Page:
[PW] Origin of "Generals" quote?

T. F. Mills phasco at earthlink.net
Sat Oct 6 09:37:59 PDT 2012

Katherine Harper wrote:

> My guess would be that this dates from around 1914, when innovations
> like air bombardment and gas warfare were in use but the armies still
> relied on mules and horses for transport and instructions to troops
> still had to be carried by hand across active battlefields. 

Albert Einsten wrote in 1946:  "The unleashed power of the atom has changed everything 
save our modes of thinking...."   I think this notion that human thinking in war (strategy and 
tactics) was failing to keep up with technology dates to the 1850s and specifically the 
Crimean War.  The pace of change before that was slow enough that thought could keep 

Europe experienced a 40-year peace from 1815 to 1854 that significantly dulled 
generalship.  The result was a classic tragi-comedy of errors in the Crimea  involving old 
French and British generals who had last experienced war fighting each other 40 years 
earlier.  The French commander Armand de Saint-Arnaud died of a heart attack while 
watching the battle of the Alma.  The allied commander Lord Raglan (FitzRoy Somerset) 
kept referring to his French ally as "the enemy."   London Times correspondent William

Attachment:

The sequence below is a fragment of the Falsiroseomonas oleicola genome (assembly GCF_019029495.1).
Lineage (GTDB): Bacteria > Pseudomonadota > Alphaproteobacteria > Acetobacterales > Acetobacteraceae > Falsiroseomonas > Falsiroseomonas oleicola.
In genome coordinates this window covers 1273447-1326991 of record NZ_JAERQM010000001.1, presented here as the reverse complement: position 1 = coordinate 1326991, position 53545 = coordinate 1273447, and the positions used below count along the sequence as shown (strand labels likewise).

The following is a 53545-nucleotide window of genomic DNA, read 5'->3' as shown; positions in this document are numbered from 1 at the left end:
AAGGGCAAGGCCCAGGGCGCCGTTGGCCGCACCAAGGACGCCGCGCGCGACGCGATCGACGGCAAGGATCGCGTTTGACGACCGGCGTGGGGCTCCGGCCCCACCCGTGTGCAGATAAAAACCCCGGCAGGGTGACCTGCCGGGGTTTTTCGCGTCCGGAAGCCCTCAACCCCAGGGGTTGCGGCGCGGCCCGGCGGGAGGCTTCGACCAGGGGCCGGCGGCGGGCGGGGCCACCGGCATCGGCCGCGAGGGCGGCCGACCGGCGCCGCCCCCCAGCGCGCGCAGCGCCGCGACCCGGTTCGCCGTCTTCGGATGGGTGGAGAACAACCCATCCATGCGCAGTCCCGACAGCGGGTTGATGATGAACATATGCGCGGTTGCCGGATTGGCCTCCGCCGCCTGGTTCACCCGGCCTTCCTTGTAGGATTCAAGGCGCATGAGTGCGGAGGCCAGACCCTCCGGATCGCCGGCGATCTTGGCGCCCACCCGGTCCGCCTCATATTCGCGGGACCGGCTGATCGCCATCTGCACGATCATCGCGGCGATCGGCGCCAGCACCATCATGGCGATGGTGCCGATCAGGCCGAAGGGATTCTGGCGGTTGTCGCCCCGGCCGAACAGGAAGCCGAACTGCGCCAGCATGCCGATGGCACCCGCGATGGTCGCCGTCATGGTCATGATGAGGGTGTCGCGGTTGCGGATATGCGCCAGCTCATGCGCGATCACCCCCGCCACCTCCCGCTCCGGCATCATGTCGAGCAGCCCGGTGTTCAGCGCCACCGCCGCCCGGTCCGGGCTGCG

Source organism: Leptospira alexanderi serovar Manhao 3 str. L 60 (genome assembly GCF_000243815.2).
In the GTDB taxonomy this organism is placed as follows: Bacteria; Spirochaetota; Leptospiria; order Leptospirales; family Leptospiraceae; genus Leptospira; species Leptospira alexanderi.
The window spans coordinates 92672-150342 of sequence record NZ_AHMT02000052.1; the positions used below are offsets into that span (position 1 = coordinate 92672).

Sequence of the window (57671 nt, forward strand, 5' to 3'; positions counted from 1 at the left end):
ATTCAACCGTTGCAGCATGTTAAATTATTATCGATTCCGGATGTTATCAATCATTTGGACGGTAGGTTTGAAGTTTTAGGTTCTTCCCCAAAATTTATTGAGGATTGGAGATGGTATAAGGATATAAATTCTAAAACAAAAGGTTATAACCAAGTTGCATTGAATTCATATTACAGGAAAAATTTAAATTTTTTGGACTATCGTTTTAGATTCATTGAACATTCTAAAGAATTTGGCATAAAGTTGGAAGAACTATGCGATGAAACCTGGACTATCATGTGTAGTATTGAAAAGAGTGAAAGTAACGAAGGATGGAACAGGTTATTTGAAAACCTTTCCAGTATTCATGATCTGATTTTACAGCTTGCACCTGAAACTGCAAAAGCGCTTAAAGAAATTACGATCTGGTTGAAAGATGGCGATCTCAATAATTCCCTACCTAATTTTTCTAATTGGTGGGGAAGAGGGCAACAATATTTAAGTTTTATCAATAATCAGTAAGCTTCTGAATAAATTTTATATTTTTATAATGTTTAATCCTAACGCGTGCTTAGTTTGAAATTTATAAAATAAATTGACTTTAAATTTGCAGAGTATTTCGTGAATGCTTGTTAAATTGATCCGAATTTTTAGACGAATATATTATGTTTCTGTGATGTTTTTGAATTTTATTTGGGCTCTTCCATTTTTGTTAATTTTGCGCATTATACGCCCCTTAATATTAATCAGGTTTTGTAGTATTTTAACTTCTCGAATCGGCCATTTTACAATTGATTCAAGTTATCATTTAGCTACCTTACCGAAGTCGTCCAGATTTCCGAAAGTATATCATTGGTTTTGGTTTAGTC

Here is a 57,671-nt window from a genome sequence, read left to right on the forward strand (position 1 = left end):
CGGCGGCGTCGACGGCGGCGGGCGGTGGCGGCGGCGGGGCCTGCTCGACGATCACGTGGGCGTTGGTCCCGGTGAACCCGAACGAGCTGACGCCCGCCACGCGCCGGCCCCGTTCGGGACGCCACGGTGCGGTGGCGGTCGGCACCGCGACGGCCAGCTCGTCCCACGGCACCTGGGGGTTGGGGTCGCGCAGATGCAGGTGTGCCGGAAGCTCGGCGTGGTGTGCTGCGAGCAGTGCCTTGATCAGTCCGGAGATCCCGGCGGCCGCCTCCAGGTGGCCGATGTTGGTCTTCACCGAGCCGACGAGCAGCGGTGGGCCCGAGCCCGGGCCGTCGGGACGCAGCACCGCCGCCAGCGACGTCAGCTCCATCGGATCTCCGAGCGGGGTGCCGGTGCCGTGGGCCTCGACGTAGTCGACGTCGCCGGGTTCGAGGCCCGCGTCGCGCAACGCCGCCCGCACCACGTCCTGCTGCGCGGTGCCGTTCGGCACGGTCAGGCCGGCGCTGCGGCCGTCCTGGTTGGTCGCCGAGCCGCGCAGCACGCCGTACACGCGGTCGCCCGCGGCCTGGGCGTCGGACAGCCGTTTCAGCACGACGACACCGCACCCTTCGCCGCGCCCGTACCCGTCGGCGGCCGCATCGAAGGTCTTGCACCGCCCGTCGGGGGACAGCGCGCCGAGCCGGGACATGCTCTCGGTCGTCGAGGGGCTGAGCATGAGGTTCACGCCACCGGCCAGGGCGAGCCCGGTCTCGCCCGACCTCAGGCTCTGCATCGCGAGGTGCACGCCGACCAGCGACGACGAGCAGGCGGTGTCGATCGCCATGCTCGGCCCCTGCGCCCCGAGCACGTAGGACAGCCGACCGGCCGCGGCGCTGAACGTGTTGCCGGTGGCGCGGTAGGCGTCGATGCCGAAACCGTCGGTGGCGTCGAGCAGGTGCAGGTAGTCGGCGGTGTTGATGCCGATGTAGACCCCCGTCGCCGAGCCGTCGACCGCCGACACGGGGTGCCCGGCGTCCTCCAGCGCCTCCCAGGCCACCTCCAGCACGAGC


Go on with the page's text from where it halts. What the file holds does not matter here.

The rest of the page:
Russell noted Raglan's incompetence at the time.  I don't think he ever quite used words to 
the effect that generals were fighting the last war, but the essence that Raglan's head was 
still in the Napoleonic wars was definitely implied.  (He had been a junior officer at the time.)  
Raglan then became the prototype for the proverb.  

Less than a decade later, both sides in the  American Civil War were very much in the same 
mind-trap, employing close-order drill that modern fire-power could no longer support, 
resulting in the worst blood-letting in American history.  Since then it has been proverbial 
that generals are not futurists, let alone able to keep up with the implications of present 
technology, the penchant in some armies for instantaneous "lessons learned" 
notwithstanding.  Norman Schwarzkopf is a little noticed case in point since he actually won 
the 1991 Gulf war.  He waged a classic, simple 19th century strategy against an enemy that 
was crippled by insanity at the top.  Given equal resources, any armchair general like me 
should have been able to fight Schwarzkopf's lack of imagination at least to a stalemate.  
Another example is the machine gun.  First used with deadly effect in the American Civil 
War and British colonial wars thereafter, First World War generals still had failed to adapt to 
its devastating power.  I think that's when the proverb really entered common parlance.

T.F. Mills 
(Colorado, USA)

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